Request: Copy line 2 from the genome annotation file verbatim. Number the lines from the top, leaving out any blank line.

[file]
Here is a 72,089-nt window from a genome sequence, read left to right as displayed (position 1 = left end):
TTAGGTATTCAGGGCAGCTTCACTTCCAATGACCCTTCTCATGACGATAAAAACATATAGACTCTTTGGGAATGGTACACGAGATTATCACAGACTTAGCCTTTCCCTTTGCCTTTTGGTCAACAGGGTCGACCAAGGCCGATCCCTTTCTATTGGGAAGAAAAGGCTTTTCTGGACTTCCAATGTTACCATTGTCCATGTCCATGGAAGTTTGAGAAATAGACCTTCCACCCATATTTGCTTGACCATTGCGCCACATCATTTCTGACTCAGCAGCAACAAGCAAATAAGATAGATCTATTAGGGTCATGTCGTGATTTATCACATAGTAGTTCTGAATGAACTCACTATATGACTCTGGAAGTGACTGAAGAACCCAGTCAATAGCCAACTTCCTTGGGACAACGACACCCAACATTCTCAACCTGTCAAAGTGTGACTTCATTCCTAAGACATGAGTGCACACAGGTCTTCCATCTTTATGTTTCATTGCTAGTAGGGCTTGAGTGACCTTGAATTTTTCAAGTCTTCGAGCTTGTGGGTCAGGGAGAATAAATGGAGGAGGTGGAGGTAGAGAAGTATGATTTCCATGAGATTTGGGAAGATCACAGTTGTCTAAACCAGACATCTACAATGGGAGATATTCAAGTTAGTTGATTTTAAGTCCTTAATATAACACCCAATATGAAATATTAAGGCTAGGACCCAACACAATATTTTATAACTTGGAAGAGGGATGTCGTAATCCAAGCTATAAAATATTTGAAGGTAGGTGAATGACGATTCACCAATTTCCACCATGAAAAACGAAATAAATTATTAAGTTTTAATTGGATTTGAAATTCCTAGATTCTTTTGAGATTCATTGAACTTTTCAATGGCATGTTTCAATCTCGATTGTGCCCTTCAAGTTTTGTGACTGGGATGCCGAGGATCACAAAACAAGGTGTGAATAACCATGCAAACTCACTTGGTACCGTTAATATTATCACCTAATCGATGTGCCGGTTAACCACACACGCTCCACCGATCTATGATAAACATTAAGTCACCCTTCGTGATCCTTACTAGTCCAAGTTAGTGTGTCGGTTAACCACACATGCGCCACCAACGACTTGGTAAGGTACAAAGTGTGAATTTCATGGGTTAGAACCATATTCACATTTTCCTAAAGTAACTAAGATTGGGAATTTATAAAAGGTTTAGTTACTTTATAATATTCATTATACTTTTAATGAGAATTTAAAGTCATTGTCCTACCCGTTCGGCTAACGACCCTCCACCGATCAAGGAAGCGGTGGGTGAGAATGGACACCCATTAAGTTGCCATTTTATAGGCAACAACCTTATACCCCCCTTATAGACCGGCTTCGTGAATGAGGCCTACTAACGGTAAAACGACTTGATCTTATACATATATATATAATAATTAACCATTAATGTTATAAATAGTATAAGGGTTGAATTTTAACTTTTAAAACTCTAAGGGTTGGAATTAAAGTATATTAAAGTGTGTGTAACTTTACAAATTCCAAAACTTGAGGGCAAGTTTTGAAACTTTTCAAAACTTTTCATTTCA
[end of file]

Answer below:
TTAGGTATTCAGGGCAGCTTCACTTCCAATGACCCTTCTCATGACGATAAAAACATATAGACTCTTTGGGAATGGTACACGAGATTATCACAGACTTAGCCTTTCCCTTTGCCTTTTGGTCAACAGGGTCGACCAAGGCCGATCCCTTTCTATTGGGAAGAAAAGGCTTTTCTGGACTTCCAATGTTACCATTGTCCATGTCCATGGAAGTTTGAGAAATAGACCTTCCACCCATATTTGCTTGACCATTGCGCCACATCATTTCTGACTCAGCAGCAACAAGCAAATAAGATAGATCTATTAGGGTCATGTCGTGATTTATCACATAGTAGTTCTGAATGAACTCACTATATGACTCTGGAAGTGACTGAAGAACCCAGTCAATAGCCAACTTCCTTGGGACAACGACACCCAACATTCTCAACCTGTCAAAGTGTGACTTCATTCCTAAGACATGAGTGCACACAGGTCTTCCATCTTTATGTTTCATTGCTAGTAGGGCTTGAGTGACCTTGAATTTTTCAAGTCTTCGAGCTTGTGGGTCAGGGAGAATAAATGGAGGAGGTGGAGGTAGAGAAGTATGATTTCCATGAGATTTGGGAAGATCACAGTTGTCTAAACCAGACATCTACAATGGGAGATATTCAAGTTAGTTGATTTTAAGTCCTTAATATAACACCCAATATGAAATATTAAGGCTAGGACCCAACACAATATTTTATAACTTGGAAGAGGGATGTCGTAATCCAAGCTATAAAATATTTGAAGGTAGGTGAATGACGATTCACCAATTTCCACCATGAAAAACGAAATAAATTATTAAGTTTTAATTGGATTTGAAATTCCTAGATTCTTTTGAGATTCATTGAACTTTTCAATGGCATGTTTCAATCTCGATTGTGCCCTTCAAGTTTTGTGACTGGGATGCCGAGGATCACAAAACAAGGTGTGAATAACCATGCAAACTCACTTGGTACCGTTAATATTATCACCTAATCGATGTGCCGGTTAACCACACACGCTCCACCGATCTATGATAAACATTAAGTCACCCTTCGTGATCCTTACTAGTCCAAGTTAGTGTGTCGGTTAACCACACATGCGCCACCAACGACTTGGTAAGGTACAAAGTGTGAATTTCATGGGTTAGAACCATATTCACATTTTCCTAAAGTAACTAAGATTGGGAATTTATAAAAGGTTTAGTTACTTTATAATATTCATTATACTTTTAATGAGAATTTAAAGTCATTGTCCTACCCGTTCGGCTAACGACCCTCCACCGATCAAGGAAGCGGTGGGTGAGAATGGACACCCATTAAGTTGCCATTTTATAGGCAACAACCTTATACCCCCCTTATAGACCGGCTTCGTGAATGAGGCCTACTAACGGTAAAACGACTTGATCTTATACATATATATATAATAATTAACCATTAATGTTATAAATAGTATAAGGGTTGAATTTTAACTTTTAAAACTCTAAGGGTTGGAATTAAAGTATATTAAAGTGTGTGTAACTTTACAAATTCCAAAACTTGAGGGCAAGTTTTGAAACTTTTCAAAACTTTTCATTTCA